The Moon Mother was worshipped as a pillar or cone and she ranged from Astarte for the Canaanites to Ishtar among the Babylonians. The sign of the three fold goddess of the Arabian Magna Dea was inscribed on the Kaaba, the sacred black stone at Mecca – which may not be known by many adorants as the stone is draped in a cloth. Aspects of the natural world also had religious attributes – the soma tree in India, for instance, was sacred to the moon; it was thought that when the dark fruit was eaten, one entered a higher consciousness, resembling that of the early worshippers of the great goddess.
RAPACIOUS ROOTS AND GIANT TURNIPS
“The Bell Flowers of Lymphos” was one of the first stories I wrote for “The Soul Shadow and Other Tales of Tomorrow”. Not long after, I read Anthony Huxley’s wonderful book “Plant and Planet” and realised that eccentric and rapacious root systems are not only the stuff of fantasy, but exist beneath our feet. Roots combine feeding with anchorage. Some grow like flying buttresses – starting high up and descending obliquely to the ground, snaking for many metres along the soil surface before sending up vertical roots to penetrate the earth. In trees like the banyan, fine vertical roots grow to eventually touch the earth. They thicken like pillars and the tree can spread outwards to cover several acres. Banyans are sacred in India; Buddha is said to have meditated under one. There is one banyan in Sri Lanka shading a whole village, with 350 large pillars and around 3,000 more slender aerial roots.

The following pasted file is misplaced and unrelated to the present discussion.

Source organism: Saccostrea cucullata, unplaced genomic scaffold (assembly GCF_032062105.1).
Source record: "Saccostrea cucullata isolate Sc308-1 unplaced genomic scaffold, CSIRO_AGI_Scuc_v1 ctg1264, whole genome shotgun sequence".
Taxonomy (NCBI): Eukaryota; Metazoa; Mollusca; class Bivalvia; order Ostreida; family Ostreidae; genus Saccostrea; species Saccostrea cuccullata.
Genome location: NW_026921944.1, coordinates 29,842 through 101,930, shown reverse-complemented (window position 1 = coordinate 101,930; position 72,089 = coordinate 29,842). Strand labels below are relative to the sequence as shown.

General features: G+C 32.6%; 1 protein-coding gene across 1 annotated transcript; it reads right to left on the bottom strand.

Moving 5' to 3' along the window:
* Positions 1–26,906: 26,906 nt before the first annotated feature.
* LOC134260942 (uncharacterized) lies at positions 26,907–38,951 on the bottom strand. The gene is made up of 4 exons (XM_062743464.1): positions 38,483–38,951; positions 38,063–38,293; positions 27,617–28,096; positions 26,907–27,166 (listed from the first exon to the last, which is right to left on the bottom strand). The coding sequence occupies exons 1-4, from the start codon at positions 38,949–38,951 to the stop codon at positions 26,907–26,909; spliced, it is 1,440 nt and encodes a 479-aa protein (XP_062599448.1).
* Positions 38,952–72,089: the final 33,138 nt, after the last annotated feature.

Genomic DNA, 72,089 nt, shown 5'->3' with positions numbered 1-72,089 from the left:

Roots of separate trees may join underground, so a silent means of communication is not far fetched. And, like my fictitious bell flowers, outlandish plants are plentiful on our planet. However, the “welwitschia” has to be one of the most audacious. It has been called a giant turnip or the octopus of the desert. It grows on a narrow strip of desert near the sea in south west Africa and is watered by sea mists and occasional dew. The tap root is around two metres long and there is a mass of lateral roots. Some of these plants are thought to be 2,000 years old. They have only two leaves at the crown which expand as the centuries pass. On one plant they were two metres wide and more than eight metres long. They fray in the wind and scorch on the sand, to be split into ribbons.
One could readily imagine these plants, like John Wyndham’s terrifying Triffids, or my tenacious bell flowers, maliciously colonising the planet. The welwitschia is no doubt limited by its habitat, but as the Earth warms and more of it turns to desert, who knows what may make a bid for dominance?